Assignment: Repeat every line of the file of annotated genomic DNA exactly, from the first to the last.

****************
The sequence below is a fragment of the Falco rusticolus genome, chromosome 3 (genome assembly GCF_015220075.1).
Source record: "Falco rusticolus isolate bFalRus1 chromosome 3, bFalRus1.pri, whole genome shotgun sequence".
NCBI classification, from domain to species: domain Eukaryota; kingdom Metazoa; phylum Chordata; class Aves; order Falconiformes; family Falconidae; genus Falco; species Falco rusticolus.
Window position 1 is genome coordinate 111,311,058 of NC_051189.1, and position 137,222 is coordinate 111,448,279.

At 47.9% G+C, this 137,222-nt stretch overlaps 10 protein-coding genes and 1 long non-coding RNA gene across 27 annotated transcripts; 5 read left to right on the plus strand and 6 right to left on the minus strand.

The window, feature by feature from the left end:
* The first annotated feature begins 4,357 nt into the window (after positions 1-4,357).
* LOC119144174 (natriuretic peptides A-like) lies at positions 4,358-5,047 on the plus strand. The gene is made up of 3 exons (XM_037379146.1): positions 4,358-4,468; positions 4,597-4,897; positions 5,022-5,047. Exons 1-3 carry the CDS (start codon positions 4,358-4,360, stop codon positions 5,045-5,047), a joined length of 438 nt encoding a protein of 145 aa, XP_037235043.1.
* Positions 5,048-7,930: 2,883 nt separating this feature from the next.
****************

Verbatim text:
The sequence below is a fragment of the Falco rusticolus genome, chromosome 3 (genome assembly GCF_015220075.1).
Source record: "Falco rusticolus isolate bFalRus1 chromosome 3, bFalRus1.pri, whole genome shotgun sequence".
NCBI classification, from domain to species: domain Eukaryota; kingdom Metazoa; phylum Chordata; class Aves; order Falconiformes; family Falconidae; genus Falco; species Falco rusticolus.
Window position 1 is genome coordinate 111,311,058 of NC_051189.1, and position 137,222 is coordinate 111,448,279.

At 47.9% G+C, this 137,222-nt stretch overlaps 10 protein-coding genes and 1 long non-coding RNA gene across 27 annotated transcripts; 5 read left to right on the plus strand and 6 right to left on the minus strand.

The window, feature by feature from the left end:
* The first annotated feature begins 4,357 nt into the window (after positions 1-4,357).
* LOC119144174 (natriuretic peptides A-like) lies at positions 4,358-5,047 on the plus strand. The gene is made up of 3 exons (XM_037379146.1): positions 4,358-4,468; positions 4,597-4,897; positions 5,022-5,047. Exons 1-3 carry the CDS (start codon positions 4,358-4,360, stop codon positions 5,045-5,047), a joined length of 438 nt encoding a protein of 145 aa, XP_037235043.1.
* Positions 5,048-7,930: 2,883 nt separating this feature from the next.